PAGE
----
Losing a patient in an emergency

“Are you serious! What are you doing to my son! How can you have him tied to the bed like this!”

Michael’s* mother was irate and yelling at my resident as I stood at the back of the room. Michael had HIV/AIDS with a CD4 count of 20. Hours before, he had bit his mom on the hand, leaving visible bite marks. As his mom continued to scold my resident, my level of concern raised fast as I saw Michael violently pull at his wrist and ankle braces. I ran out of the room and came back with one of the floor nurses to mitigate the situation. Michael’s mom, seeing what was happening to her son, only escalated her shouting, this time at all of us.

“What are you doing to my son! You can’t treat him this way!”

Through this entire ordeal, my resident showed no signs of panic or concern. He continued to use his words to calm the situation down.

“Ms. Spencer, I understand this is a hard situation not only for your son but for you also. We are doing everything we can for him, and we will also treat your hand and run a blood test.”

“That’s not enough! I want to speak to your boss! Now!” Ms. Spencer said as she pointed angrily at my resident.

As the back-and-forth ensued, I saw on the monitor Michael’s temperature rising. 98.6, 99.1, 101.2. The resident immediately called the code as his blood pressure dropped to below 80 systolic.

Everything now was slow motion. Nurses and doctors rushed into the room with meds, ready to push and syringes ready to draw blood.

“We need normal saline now!”

I moved my body to the back of the room as I watched.

I remembered seeing Michael in the ER just an hour earlier in an isolated room. Running a fever, his sheets were soaked, and he was mumbling phrases to me that I couldn’t understand.

I thought to myself how, as a medical system, he fell through the cracks. I found out he was absent at follow up visits for his HIV/AIDS. His mom told me he wasn’t taking his medications and was involved in risky behaviors, including daily IV drug use and vodka binges. I thought to myself how many patients, like Michael, the medical system has failed because of the lack of resources and support for the most vulnerable. Patients without insurance. Patients without homes to live in. Patients living and hiding amongst violent offenders. Patients without food or family to call and see every day.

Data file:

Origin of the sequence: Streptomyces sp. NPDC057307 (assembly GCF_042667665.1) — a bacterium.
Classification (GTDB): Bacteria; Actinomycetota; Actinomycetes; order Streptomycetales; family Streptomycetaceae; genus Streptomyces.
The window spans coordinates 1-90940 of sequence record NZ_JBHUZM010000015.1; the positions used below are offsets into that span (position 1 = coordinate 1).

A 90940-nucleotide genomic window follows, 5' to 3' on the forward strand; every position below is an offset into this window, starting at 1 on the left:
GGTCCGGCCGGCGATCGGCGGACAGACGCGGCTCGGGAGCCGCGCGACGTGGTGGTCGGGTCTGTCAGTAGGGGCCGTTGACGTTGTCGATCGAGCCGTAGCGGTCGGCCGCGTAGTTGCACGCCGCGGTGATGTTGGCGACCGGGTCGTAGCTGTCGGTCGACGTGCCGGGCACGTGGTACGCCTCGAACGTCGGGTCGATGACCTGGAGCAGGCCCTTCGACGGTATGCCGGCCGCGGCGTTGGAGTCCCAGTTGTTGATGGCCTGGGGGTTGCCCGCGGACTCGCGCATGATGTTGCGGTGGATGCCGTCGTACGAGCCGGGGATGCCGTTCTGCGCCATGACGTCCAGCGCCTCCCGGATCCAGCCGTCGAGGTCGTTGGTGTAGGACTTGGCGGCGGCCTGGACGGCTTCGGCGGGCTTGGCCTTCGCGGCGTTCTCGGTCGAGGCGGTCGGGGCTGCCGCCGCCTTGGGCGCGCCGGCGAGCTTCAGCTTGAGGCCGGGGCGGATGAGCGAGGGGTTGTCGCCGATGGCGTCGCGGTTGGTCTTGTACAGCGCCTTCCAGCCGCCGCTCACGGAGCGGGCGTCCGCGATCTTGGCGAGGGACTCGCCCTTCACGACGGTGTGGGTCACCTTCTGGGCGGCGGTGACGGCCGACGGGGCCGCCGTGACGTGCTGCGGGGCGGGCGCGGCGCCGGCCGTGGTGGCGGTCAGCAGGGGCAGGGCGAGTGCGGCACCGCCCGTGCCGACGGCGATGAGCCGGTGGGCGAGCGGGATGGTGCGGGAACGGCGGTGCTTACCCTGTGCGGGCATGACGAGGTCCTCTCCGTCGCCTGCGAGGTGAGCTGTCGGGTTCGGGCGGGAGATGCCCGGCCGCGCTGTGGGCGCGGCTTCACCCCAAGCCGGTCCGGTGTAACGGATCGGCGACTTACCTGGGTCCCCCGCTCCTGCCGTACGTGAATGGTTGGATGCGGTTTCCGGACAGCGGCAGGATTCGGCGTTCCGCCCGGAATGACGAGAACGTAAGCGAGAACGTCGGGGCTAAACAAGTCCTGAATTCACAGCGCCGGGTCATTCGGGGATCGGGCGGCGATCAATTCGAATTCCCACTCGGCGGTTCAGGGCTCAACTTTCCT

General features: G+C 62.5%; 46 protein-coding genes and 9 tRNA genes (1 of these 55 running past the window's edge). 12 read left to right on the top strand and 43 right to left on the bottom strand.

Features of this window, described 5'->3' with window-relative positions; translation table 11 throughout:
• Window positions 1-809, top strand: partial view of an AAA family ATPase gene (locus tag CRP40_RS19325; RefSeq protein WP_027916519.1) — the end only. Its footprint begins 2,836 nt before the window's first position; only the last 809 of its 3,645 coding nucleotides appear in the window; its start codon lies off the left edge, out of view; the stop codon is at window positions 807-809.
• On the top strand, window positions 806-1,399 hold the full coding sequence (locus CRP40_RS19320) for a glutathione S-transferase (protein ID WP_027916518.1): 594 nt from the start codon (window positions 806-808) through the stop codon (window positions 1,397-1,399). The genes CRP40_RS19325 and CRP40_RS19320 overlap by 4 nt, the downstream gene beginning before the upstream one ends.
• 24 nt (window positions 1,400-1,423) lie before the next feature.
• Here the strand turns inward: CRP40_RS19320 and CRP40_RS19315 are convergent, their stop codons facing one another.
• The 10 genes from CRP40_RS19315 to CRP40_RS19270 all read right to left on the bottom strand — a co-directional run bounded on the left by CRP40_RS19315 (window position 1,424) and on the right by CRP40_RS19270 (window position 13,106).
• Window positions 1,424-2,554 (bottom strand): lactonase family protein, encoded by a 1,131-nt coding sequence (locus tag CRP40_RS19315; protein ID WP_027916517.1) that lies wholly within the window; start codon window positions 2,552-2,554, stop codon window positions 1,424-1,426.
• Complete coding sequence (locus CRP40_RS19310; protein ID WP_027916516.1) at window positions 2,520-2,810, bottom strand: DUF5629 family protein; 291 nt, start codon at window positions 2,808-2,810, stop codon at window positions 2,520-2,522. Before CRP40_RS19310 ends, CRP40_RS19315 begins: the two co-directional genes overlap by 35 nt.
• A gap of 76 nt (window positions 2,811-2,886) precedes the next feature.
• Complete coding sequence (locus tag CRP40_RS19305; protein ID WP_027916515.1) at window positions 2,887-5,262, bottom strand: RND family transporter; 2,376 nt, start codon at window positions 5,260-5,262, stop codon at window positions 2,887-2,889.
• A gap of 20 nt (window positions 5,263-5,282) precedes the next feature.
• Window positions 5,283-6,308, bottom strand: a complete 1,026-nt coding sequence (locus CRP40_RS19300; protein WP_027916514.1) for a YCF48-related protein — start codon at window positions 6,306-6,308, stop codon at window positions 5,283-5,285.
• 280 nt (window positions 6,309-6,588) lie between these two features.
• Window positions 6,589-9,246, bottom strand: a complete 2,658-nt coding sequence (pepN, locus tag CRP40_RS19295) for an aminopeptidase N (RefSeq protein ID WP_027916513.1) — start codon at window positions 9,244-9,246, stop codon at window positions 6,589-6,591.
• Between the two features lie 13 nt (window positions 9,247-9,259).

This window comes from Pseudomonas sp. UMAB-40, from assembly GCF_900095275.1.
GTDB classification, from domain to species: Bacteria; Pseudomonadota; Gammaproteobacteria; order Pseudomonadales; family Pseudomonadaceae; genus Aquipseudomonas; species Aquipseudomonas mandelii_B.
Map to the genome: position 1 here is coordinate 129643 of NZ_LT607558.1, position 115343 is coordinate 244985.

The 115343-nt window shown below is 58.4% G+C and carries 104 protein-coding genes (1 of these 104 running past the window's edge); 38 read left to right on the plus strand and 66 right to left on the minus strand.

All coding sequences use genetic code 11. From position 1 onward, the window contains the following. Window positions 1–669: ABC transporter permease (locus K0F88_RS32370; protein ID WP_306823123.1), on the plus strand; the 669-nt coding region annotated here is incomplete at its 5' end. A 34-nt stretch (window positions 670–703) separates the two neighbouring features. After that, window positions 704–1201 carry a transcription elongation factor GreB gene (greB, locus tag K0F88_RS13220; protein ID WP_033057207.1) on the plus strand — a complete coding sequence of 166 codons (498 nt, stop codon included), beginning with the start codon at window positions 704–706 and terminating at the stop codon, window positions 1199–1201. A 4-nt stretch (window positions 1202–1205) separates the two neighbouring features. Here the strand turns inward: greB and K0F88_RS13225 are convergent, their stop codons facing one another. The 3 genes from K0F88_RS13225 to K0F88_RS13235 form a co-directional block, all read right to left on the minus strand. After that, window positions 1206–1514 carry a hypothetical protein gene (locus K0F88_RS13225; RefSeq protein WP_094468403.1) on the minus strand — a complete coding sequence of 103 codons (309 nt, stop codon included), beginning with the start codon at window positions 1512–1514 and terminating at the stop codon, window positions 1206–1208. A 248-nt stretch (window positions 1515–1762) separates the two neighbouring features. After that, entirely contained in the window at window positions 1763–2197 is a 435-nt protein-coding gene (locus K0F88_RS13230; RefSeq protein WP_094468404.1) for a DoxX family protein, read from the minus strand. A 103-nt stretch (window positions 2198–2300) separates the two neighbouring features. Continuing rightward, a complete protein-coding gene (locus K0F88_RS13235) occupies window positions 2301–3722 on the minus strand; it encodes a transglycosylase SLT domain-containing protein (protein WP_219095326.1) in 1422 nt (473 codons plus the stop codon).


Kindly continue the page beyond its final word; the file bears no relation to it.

Devastation took over Michael’s mom, and she fell to her knees. The resident helped her to a chair, and none of us spoke. The only thing I heard was that nothing more could be done for Michael.

A blanket of sadness wrapped us all. I felt it. We all did. I stepped out of the room and placed my face into the palm of my hand in disbelief.

Patient deaths happen in the hospital every day, whether from emergencies gone wrong, or deaths due to something else. Medical school, the lecture hall, movies, word of mouth from peers and colleagues can never prepare you for how to deal and cope with a patient’s death. Michael was one of three patients that passed away during my time in medical school, and it still hurts today thinking about what his future could have been. We were the same age!

I don’t believe ever that a person, inflicted with such emotional, mental, and physical trauma due to illness, can’t be helped and possibly cured by medicine. For us, as the United States, to tout that we have the highest quality of health care in the world, society does not help everyone that truly needs help.

Perhaps medicine is an imperfect science. I think medicine, at times, can be as painful as it is healing because it doesn’t have the answers for every patient.

Perhaps medicine too will always be biased to those who can pay for it first, and to those who are about to die and are immediately brought to the ER. Everyone else will be triaged and be treated as soon as the next person is seen. But, in local emergency rooms across the nation, those lines can be detrimentally long. In the ER I worked at, the waiting room would swell to 200+ people. This truth is fundamentally egregious, and I hope to be in a position one day to try to change the infrastructure from the inside.

Next year, I will be seeing patients again in my final year of med school. When I see new patients, I will never forget those I have met before. I will always remember the patients and families I have had the privilege of getting to know and be a part of their medical teams. All I know for certain is that I will continue to put my best foot forward in every patient interaction, every family interaction, and pray for days when my patients will hopefully get better. I will do everything I reasonably can to get them the care that they need and deserve.

* All names and events have been altered to protect confidentiality.

Ton La, Jr. is a medical student and can be reached on LinkedIn. This article originally appeared in Doximity’s Op-Med.

Image credit: Shutterstock.com

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